Mr. La Pierre, isn’t a terrorist anymore than Michael Moore is a terrorist enabler. A small portion of the population is going to resort to violemne regardless of what it is that has them upset.

It is a sad fact of life. That people do these things when in turmoil.Changing the number of what constitutes mass murder does not make the contend to ban guns any stronger. Because in the end it’s a double edged blade. If you are one those has bought the bait that thecentral claim for the Riverside shooting was a Muslim Cause for an Islamic state in the US, then you are faced with avery serious problem. That the NSA, the PA and subsequent security measures have failed and there needs to be more of the same and maybe gun advocates are correct that if everyone s packing then everyone will be safe or at least be able to defend themselves.

#14 Comment By dominic1955 On December 5, 2015 @ 12:44 am

Rod,

“[NFR: God did not give us the right to bear arms. The US Constitution does. The right to bear arms is not a natural right. — RD]”

Methinks you must have taken Civics at a later date than I did, which would probably be impossible so I don’t know where you got this.

However, the Founding Fathers didn’t think the Constitution or Bill of Rights or any such thing actually “gave” rights. “Rights” given by a government or a document are not rights but privileges. The Bill of Rights just recognized certain pertinant natural rights, but in no way intended to be the originator of those rights. Some of the Founding Fathers didn’t even want it written up, precisely because people would start thinking like what you wrote.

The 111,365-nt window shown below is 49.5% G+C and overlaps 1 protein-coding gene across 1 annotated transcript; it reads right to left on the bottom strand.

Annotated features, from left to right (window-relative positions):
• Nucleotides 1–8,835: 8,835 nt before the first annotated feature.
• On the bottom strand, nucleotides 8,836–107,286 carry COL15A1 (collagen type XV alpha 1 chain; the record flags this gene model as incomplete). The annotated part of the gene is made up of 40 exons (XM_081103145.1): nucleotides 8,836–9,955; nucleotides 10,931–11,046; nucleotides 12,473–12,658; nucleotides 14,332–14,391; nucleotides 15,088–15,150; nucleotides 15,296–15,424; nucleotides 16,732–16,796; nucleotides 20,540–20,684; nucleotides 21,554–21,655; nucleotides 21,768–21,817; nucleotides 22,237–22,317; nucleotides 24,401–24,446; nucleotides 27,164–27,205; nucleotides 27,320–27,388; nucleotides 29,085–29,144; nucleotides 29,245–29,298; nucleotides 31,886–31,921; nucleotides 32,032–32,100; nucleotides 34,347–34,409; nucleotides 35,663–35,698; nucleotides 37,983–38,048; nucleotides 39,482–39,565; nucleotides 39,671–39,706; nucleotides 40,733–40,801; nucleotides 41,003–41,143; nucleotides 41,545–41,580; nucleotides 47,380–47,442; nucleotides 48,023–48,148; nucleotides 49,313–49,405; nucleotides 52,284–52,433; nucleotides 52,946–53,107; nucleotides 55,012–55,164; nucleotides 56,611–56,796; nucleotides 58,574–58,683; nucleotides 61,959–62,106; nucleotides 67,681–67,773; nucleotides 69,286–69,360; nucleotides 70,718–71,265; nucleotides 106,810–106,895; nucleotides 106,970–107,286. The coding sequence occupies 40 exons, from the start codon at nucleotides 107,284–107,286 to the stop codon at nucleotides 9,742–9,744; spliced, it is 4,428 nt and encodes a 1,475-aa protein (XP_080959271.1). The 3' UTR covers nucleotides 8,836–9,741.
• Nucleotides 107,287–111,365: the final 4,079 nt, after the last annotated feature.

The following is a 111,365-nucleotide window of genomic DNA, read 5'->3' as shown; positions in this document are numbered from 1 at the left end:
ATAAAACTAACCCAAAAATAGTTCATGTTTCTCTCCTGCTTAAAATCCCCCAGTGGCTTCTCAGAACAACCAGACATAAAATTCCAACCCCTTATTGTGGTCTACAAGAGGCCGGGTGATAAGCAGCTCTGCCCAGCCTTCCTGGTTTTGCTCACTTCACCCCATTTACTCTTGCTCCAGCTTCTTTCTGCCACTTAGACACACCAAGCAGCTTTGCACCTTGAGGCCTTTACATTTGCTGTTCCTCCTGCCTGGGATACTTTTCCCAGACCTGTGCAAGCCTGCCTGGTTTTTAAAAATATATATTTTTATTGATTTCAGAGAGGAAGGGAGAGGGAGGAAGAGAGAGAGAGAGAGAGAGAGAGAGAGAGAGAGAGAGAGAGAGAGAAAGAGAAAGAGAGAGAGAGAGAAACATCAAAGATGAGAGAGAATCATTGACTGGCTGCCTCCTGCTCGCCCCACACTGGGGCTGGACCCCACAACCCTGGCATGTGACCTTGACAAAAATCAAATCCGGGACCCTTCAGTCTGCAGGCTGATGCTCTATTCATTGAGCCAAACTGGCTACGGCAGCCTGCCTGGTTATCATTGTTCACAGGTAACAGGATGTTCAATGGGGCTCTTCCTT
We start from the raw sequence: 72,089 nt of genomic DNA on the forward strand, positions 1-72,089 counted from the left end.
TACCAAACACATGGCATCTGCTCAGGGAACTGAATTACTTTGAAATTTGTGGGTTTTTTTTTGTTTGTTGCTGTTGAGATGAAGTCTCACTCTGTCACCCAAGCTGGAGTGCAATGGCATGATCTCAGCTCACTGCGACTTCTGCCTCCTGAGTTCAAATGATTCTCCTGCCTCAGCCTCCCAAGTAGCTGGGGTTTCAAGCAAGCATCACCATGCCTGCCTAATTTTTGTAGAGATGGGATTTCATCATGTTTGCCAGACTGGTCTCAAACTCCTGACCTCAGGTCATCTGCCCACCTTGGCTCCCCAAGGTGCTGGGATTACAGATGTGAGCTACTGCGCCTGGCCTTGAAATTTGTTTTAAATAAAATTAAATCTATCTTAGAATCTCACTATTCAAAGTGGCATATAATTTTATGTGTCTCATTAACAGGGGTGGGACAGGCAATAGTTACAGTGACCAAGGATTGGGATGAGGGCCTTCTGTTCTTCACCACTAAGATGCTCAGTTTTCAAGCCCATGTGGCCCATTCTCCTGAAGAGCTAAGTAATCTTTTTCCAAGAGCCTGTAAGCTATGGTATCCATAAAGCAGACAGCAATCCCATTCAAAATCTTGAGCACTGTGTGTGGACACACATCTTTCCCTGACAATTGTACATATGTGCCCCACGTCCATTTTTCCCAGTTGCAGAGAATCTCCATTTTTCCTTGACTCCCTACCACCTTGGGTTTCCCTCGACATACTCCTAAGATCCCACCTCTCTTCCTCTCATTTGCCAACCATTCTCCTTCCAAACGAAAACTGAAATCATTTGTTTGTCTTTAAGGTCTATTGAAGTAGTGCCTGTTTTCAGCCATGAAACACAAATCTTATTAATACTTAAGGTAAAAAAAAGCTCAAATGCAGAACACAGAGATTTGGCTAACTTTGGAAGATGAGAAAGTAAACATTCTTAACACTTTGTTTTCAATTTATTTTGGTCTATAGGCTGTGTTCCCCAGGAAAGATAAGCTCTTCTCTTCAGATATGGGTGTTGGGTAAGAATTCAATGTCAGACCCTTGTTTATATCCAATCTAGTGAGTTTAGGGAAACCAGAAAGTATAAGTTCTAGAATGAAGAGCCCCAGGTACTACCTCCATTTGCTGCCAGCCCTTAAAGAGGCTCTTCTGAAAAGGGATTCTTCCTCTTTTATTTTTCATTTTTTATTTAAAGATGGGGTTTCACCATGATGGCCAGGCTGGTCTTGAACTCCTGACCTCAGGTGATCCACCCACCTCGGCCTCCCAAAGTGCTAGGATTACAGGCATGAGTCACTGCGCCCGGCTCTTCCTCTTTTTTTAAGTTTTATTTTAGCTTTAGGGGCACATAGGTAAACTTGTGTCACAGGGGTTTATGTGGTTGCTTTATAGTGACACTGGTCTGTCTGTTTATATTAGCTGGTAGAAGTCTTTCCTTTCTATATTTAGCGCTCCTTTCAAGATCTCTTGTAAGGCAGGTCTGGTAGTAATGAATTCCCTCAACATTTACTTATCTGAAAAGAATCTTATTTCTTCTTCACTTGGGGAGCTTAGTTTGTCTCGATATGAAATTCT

Further, the right to bear arms is a natural right and certainly an extension of the right to self-preservation and self-defense.

#15 Comment By Gretchen On December 5, 2015 @ 12:48 am

Rod, I’m glad to hear that you won’t be using “Mengele” in the future, even though you believe it’s accurate. Not because it offends Planned Parenthood, but because I think that that sort of rhetoric winds up unhinged people like Robert Dear and makes them feel they need to take action. There’s one commenter here that has had me worried, because I think he sounds a little unhinged, and you said that non-commenters outnumber commenters by 1000:1 or something like that. Who knows how many unhinged people are reading and looking for a cause. For all we know, Robert Dear himself was a reader and got the “baby parts” outrage in this very place. So I’m very relieved that you’ve stepped back into using more temperate language. Thank you. I really appreciate it. Some here say that anyone at Planned Parenthood deserves what they get, but I don’t think a young woman who is at PP getting treatment for her urinary tract infection deserves to be killed because she happed to have a flare-up on the morning some zealot decided to make her grand statement. Really, thank you.